There are a number of risk factors for NSAID-associated gastrointestinal injury, including high NSAID dose, older age, Helicobacter pylori infection, a history of ulcer or ulcer complications, and concomitant use of OTC NSAIDs, low-dose aspirin, anticoagulants, or corticosteroids [6567]. Concomitant use of low-dose aspirin for cardiovascular prophylaxis is common among NSAID users (approximately 20–25% in clinical trials [62, 63, 68]) but increases the risk for mucosal damage [69, 70] and eliminates the gastrointestinal benefits of COX-2-selective agents [9, 62, 63]. For example, in a nested case–control study, García Rodríguez and Barreales Tolosa found that the RR of upper gastrointestinal complications was higher among patients using aspirin plus COX-2-selective agents (RR 1.9; 95% CI 1.0, 3.6) compared with COX-2-selective agents alone (RR 0.6; 95% CI 0.4, 0.9) [9].

NSAIDs, particularly diclofenac, nimesulide, and sulindac, are also associated with drug-related hepatotoxicity, as indicated by liver function test abnormalities in clinical trials and reports of fatal liver injury among NSAID users [71, 72]. Lumiracoxib, an analog of diclofenac, is a COX-2-selective inhibitor that was never approved in the USA and was withdrawn from the European market in 2007 as a result of concerns about potential liver toxicity [73].

Cardiovascular toxicity

NSAIDs are associated with an increased risk of cardiovascular adverse events such as myocardial infarction, heart failure, and hypertension [74], and this increase in risk appears to be dependent on duration of exposure [33]. It has been suggested that the mechanism for this may be the impact of COX inhibition on the balance between COX-2-mediated production of pro-aggregatory thromboxane in platelets and anti-aggregatory prostaglandin I2 in endothelial cells [18, 75, 76].

Previously, increasing COX-1 selectivity has been associated with an increased risk of gastrointestinal toxicity, while increasing COX-2 selectivity has been associated with an increased risk of cardiovascular toxicity [77]. It has since been suggested that this concept is flawed, as while COX-2-selective agents have varying but little effect on COX-1, COX-2-selective agents and nsNSAIDs both inhibit COX-2 at traditional therapeutic doses and have potential for cardiovascular toxicity. Therefore, COX selectivity alone is not sufficient to define the risk of NSAID-associated complications. Based on clinical evidence and an increased understanding of differences between individual NSAIDs, an alternative concept has been proposed that incorporates the association between increasing dose and NSAID-associated gastrointestinal and cardiovascular risk [77].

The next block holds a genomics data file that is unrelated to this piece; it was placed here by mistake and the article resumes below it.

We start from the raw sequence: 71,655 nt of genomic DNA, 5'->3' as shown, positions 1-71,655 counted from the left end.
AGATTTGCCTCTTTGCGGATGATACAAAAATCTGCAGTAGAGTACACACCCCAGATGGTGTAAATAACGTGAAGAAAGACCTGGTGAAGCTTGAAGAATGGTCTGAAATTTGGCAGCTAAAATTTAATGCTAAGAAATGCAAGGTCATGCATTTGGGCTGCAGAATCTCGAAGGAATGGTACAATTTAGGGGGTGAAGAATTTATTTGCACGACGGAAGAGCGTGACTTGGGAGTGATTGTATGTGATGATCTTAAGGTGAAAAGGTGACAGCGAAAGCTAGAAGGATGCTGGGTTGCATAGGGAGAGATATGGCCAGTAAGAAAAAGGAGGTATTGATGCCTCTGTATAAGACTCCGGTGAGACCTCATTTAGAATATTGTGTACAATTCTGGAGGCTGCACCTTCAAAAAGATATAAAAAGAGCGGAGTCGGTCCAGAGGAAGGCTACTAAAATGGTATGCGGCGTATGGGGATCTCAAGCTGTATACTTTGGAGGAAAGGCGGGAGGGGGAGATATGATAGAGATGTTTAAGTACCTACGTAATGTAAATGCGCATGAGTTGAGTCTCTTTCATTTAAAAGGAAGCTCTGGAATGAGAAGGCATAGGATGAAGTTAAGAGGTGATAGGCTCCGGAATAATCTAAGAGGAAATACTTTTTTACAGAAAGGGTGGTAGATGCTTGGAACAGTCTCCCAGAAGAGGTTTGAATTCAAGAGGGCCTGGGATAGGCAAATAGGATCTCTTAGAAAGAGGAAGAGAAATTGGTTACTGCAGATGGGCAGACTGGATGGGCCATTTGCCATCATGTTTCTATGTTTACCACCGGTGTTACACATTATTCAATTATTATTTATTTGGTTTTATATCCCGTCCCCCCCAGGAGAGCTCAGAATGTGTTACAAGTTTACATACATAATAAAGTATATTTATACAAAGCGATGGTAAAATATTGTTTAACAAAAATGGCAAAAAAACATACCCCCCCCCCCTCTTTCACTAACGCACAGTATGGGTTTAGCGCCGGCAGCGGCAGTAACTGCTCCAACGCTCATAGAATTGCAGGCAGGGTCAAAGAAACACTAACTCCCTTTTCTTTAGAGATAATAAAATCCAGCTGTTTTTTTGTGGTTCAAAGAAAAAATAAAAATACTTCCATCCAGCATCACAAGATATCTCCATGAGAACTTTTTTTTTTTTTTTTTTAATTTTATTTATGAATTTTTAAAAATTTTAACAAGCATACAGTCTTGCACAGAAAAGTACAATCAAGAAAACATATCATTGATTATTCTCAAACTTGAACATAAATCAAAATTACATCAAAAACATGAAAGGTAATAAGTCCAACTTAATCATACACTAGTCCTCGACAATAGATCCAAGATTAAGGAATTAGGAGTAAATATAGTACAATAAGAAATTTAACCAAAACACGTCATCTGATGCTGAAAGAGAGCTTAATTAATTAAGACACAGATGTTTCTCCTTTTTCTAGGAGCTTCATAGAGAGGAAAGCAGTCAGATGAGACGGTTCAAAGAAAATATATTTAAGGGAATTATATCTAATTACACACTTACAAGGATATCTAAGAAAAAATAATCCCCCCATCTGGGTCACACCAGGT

COX-2-selective agents

A meta-analysis comparing the effects of different COX-2-selective agents found that there was a significant increase in the incidence of serious vascular events with COX-2-selective agents compared with placebo (rate ratio 1.42; 95% CI 1.13, 1.78; P = 0.003) that was primarily as a result of increased risk of myocardial infarction [78].

In the Vioxx Gastrointestinal Outcomes Research (VIGOR) study, it was observed that rofecoxib 50 mg/day was associated with a fourfold increase in the incidence of myocardial infarction compared with naproxen 1,000 mg/day in patients with RA [60]. The Adenomatous Polyp Prevention On Vioxx (APPROVe) study found that rofecoxib 25 mg/day was associated with an increased RR of thrombotic events compared with placebo in patients with a history of colorectal adenomas after 18 months of treatment and an increased risk of myocardial infarction after 15 months of treatment [79]. Based on these findings, rofecoxib was withdrawn from the market in 2004. Valdecoxib was subsequently withdrawn in 2005 [80].

Cardiovascular safety data for celecoxib are available from three long-term trials: the Alzheimer’s Disease Anti-inflammatory Prevention Trial (ADAPT) [81], the Adenoma Prevention with Celecoxib (APC) study [82], and the Prevention of colorectal Sporadic Adenomatous Polyps (PreSAP) study [83]. Celecoxib 200–400 mg/day was associated with a significant and dose-related increase in death from cardiovascular causes in APC, but not in PreSAP or ADAPT [84]. However, based on an analysis of cardiovascular events in APC, all three studies were subsequently suspended [84]. In one systematic review, celecoxib was associated with a greater risk of myocardial infarction compared with placebo and nsNSAIDs [34], but another two concluded that the cardiovascular risk of celecoxib is generally similar to that with placebo or nsNSAIDs [84, 85].